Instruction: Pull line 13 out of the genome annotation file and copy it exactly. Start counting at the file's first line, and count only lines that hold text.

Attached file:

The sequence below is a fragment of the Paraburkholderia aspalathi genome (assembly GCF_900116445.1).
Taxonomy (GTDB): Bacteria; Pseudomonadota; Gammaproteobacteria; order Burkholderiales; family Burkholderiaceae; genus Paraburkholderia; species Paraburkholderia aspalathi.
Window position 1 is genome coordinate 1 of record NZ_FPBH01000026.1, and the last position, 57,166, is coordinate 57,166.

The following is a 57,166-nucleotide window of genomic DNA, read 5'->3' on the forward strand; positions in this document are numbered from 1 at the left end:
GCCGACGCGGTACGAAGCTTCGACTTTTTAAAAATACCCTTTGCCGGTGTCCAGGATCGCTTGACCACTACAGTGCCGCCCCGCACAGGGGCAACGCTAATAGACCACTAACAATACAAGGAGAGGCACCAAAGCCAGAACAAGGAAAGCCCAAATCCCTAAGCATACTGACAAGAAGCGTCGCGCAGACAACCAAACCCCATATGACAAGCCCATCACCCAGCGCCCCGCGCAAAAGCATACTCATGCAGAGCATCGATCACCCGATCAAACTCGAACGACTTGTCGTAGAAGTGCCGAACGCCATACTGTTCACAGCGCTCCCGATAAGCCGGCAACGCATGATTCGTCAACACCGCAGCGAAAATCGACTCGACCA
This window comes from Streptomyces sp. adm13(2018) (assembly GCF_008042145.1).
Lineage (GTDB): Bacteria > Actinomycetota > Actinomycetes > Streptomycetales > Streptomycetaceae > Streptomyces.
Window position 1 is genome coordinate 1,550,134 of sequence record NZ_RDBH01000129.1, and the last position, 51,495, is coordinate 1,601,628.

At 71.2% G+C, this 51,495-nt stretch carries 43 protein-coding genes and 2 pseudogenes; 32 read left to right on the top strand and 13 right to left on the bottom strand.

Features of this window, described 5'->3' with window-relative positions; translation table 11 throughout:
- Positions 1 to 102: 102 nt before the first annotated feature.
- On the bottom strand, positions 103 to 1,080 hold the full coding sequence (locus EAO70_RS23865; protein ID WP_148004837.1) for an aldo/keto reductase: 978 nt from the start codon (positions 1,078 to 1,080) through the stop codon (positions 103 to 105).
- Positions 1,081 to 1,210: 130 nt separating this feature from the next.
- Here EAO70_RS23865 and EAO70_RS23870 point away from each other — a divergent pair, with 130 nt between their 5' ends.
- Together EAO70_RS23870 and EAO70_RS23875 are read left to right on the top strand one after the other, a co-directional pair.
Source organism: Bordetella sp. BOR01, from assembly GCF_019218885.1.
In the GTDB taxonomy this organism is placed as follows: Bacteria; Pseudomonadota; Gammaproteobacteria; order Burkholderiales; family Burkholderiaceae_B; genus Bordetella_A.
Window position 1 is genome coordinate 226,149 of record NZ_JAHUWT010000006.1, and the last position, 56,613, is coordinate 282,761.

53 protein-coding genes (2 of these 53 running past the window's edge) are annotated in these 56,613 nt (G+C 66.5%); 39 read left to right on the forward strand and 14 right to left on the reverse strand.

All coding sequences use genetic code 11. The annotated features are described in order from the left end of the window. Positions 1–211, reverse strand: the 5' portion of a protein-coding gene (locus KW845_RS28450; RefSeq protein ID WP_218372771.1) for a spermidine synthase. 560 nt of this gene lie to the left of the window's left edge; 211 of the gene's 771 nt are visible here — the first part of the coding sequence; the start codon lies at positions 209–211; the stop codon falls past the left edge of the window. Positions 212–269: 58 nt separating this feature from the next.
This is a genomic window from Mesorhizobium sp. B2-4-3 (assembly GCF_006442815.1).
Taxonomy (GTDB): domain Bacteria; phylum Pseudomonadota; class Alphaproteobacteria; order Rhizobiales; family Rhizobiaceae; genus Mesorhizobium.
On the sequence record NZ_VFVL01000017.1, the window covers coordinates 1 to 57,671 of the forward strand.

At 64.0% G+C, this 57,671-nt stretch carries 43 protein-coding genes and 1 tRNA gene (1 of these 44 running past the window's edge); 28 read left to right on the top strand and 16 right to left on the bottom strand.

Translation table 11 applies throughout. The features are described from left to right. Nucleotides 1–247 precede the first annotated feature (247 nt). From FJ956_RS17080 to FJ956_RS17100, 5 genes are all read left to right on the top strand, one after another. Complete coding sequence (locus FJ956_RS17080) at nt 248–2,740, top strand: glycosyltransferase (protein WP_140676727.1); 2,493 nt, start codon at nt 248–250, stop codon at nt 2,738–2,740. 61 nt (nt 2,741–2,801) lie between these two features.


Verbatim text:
- Positions 1,081 to 1,210: 130 nt separating this feature from the next.